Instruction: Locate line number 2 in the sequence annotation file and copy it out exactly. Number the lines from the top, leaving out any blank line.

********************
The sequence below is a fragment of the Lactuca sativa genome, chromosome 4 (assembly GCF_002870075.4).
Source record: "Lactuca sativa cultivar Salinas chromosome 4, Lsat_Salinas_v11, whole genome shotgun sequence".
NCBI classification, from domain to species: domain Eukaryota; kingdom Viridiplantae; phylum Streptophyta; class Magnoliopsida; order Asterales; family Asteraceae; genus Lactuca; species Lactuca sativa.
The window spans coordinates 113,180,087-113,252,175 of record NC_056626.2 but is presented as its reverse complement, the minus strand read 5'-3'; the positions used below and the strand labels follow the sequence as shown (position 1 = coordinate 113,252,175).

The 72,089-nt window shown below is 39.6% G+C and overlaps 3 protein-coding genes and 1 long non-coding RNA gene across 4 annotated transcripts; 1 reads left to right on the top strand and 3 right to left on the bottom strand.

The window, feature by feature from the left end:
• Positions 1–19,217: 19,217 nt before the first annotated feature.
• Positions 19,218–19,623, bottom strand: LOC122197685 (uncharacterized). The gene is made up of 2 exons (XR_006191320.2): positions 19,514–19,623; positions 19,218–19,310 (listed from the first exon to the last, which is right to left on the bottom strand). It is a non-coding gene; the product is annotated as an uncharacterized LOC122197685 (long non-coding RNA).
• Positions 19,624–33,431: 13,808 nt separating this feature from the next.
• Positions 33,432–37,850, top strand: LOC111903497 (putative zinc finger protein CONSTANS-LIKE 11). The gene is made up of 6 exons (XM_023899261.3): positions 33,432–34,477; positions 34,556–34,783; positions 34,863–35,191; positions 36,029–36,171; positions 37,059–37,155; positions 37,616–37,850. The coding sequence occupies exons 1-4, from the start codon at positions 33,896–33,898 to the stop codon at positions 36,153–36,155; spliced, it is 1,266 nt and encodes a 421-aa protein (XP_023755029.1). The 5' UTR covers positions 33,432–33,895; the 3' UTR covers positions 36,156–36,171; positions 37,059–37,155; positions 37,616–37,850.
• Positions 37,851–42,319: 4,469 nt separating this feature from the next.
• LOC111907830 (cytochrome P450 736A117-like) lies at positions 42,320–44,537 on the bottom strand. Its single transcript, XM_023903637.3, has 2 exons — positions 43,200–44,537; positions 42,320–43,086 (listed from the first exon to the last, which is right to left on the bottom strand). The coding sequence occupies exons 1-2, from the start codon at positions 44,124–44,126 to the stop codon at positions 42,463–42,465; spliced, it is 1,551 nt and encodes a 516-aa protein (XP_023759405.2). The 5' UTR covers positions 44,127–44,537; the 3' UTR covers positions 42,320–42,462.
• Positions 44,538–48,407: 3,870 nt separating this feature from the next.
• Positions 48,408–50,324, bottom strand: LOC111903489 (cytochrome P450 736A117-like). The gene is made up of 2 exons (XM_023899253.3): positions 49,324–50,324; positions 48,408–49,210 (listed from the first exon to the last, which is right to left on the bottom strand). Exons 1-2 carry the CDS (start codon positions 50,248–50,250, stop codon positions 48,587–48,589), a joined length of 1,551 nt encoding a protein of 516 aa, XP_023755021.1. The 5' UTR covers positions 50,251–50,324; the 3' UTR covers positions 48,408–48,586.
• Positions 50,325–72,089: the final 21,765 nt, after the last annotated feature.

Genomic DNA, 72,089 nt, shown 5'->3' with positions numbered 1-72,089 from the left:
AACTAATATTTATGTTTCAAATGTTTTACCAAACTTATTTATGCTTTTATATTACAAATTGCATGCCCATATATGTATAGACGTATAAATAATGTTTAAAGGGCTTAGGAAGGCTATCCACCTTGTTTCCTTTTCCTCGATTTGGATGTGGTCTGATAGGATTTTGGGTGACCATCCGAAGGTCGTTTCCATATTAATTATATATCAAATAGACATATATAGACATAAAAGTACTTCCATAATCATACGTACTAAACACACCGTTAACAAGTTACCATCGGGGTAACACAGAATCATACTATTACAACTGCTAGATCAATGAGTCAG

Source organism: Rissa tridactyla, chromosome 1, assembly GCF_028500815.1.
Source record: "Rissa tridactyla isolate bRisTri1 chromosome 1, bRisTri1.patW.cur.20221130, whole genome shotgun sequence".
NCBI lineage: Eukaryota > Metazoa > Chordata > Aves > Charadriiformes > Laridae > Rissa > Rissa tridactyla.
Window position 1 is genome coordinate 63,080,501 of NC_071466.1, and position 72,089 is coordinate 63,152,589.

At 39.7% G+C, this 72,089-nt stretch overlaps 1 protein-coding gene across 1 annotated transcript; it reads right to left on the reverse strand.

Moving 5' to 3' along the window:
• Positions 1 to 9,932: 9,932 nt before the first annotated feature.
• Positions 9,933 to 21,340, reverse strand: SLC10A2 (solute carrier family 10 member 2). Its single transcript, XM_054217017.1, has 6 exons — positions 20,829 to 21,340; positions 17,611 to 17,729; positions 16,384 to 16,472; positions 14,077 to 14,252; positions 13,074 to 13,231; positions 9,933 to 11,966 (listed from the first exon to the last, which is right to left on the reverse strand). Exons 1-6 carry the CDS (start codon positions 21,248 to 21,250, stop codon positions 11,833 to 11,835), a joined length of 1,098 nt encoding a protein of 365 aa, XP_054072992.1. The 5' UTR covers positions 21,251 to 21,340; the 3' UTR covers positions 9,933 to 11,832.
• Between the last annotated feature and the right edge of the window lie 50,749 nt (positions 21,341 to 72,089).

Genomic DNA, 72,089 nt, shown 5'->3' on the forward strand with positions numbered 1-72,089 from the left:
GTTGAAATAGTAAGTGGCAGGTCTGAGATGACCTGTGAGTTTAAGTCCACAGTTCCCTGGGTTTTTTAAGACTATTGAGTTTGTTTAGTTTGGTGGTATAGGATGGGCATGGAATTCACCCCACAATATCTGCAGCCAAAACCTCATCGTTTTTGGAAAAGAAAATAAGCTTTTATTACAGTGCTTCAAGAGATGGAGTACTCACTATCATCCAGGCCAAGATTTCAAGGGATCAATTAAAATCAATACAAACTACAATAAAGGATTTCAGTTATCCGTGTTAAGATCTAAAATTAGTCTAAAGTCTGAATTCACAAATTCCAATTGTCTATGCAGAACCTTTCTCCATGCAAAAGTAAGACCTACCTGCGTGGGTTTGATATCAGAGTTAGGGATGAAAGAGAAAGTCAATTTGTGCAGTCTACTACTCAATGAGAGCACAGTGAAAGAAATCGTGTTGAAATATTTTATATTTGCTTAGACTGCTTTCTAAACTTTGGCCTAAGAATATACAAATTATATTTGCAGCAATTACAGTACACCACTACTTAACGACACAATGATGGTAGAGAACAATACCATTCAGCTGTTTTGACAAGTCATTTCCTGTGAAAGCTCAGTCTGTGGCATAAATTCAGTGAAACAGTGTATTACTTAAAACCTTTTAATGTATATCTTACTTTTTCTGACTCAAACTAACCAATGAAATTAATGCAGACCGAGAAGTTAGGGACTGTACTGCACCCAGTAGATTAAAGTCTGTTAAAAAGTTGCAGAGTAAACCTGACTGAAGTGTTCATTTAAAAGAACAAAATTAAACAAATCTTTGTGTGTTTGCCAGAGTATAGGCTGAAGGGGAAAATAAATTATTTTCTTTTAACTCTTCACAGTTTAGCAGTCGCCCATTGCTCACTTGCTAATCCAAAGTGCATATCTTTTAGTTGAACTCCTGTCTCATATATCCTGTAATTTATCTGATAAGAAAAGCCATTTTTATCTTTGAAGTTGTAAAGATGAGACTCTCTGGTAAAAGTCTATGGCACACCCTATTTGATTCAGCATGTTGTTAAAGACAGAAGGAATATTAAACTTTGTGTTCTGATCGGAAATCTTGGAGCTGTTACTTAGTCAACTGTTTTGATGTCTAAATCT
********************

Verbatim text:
Source record: "Lactuca sativa cultivar Salinas chromosome 4, Lsat_Salinas_v11, whole genome shotgun sequence".